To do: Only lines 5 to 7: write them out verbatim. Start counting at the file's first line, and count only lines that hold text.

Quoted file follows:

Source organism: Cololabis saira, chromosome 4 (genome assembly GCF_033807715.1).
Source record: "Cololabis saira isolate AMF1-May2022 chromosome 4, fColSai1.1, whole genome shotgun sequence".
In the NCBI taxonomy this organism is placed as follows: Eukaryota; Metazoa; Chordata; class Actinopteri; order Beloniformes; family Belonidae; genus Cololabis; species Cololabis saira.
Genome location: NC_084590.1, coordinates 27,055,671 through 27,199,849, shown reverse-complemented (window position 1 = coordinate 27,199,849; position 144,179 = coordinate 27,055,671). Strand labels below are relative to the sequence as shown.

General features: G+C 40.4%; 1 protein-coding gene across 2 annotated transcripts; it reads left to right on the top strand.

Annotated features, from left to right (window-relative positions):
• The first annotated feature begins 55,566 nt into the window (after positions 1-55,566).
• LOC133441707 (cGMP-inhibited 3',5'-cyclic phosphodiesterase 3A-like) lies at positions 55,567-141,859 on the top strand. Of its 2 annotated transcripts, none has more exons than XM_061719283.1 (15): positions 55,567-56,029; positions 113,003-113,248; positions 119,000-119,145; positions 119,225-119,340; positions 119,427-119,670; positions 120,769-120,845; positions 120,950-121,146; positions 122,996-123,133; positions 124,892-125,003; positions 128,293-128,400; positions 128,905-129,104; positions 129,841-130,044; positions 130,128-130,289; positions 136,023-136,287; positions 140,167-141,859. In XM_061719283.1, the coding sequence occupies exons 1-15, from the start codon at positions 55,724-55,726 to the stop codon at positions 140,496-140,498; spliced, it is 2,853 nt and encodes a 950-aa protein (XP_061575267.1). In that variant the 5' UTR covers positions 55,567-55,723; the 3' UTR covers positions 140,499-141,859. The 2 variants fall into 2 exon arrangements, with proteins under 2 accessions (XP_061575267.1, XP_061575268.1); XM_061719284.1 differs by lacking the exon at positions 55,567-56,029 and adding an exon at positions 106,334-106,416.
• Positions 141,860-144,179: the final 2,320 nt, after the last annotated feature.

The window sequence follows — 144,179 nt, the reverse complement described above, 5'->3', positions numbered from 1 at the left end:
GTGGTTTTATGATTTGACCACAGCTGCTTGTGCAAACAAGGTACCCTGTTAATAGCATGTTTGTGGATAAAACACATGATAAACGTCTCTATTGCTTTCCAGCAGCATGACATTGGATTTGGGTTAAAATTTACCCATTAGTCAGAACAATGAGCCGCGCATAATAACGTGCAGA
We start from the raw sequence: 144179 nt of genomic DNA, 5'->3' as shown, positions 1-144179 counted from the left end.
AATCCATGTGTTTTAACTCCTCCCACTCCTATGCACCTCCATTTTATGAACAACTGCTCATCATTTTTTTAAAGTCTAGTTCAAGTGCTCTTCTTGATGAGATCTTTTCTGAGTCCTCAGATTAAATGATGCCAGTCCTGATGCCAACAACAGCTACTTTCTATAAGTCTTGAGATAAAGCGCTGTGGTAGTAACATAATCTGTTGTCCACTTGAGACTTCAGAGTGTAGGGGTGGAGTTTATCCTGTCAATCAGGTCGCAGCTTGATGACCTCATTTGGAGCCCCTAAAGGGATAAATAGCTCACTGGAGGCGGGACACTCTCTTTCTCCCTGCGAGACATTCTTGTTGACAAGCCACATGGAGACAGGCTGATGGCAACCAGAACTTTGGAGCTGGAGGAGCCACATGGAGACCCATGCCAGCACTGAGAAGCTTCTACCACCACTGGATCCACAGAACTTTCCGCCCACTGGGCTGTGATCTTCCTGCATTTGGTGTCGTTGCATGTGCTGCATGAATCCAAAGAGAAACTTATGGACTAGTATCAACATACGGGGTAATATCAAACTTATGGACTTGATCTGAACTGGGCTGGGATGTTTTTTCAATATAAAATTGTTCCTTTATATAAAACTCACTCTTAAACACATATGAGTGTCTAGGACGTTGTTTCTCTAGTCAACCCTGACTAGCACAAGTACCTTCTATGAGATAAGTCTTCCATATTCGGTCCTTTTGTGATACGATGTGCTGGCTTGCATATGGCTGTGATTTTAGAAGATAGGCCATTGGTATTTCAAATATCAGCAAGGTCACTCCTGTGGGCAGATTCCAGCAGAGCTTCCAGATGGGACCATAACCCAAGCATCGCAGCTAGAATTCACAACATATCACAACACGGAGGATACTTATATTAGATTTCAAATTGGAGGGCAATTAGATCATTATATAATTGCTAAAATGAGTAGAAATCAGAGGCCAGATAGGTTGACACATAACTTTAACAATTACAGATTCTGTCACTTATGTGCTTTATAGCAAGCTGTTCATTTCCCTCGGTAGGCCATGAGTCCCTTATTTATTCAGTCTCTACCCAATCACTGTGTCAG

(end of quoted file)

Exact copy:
General features: G+C 40.4%; 1 protein-coding gene across 2 annotated transcripts; it reads left to right on the top strand.

Annotated features, from left to right (window-relative positions):
• The first annotated feature begins 55,566 nt into the window (after positions 1-55,566).